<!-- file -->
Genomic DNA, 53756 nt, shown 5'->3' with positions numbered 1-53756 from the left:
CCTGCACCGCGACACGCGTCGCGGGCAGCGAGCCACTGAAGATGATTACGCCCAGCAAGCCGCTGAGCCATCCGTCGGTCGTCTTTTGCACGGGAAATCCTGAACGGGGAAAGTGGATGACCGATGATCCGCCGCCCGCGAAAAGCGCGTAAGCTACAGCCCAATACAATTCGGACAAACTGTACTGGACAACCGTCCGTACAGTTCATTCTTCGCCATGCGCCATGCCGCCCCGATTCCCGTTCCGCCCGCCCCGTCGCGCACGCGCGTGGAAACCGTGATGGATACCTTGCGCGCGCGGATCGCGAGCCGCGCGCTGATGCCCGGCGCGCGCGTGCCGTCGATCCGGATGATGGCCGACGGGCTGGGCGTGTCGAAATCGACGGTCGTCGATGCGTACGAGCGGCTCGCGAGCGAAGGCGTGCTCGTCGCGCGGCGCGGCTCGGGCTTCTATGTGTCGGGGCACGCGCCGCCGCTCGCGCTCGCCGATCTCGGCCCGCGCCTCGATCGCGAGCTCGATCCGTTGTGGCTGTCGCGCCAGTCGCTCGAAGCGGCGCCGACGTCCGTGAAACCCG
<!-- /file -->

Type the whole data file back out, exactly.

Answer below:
Genomic DNA, 53756 nt, shown 5'->3' with positions numbered 1-53756 from the left:
CCTGCACCGCGACACGCGTCGCGGGCAGCGAGCCACTGAAGATGATTACGCCCAGCAAGCCGCTGAGCCATCCGTCGGTCGTCTTTTGCACGGGAAATCCTGAACGGGGAAAGTGGATGACCGATGATCCGCCGCCCGCGAAAAGCGCGTAAGCTACAGCCCAATACAATTCGGACAAACTGTACTGGACAACCGTCCGTACAGTTCATTCTTCGCCATGCGCCATGCCGCCCCGATTCCCGTTCCGCCCGCCCCGTCGCGCACGCGCGTGGAAACCGTGATGGATACCTTGCGCGCGCGGATCGCGAGCCGCGCGCTGATGCCCGGCGCGCGCGTGCCGTCGATCCGGATGATGGCCGACGGGCTGGGCGTGTCGAAATCGACGGTCGTCGATGCGTACGAGCGGCTCGCGAGCGAAGGCGTGCTCGTCGCGCGGCGCGGCTCGGGCTTCTATGTGTCGGGGCACGCGCCGCCGCTCGCGCTCGCCGATCTCGGCCCGCGCCTCGATCGCGAGCTCGATCCGTTGTGGCTGTCGCGCCAGTCGCTCGAAGCGGCGCCGACGTCCGTGAAACCCG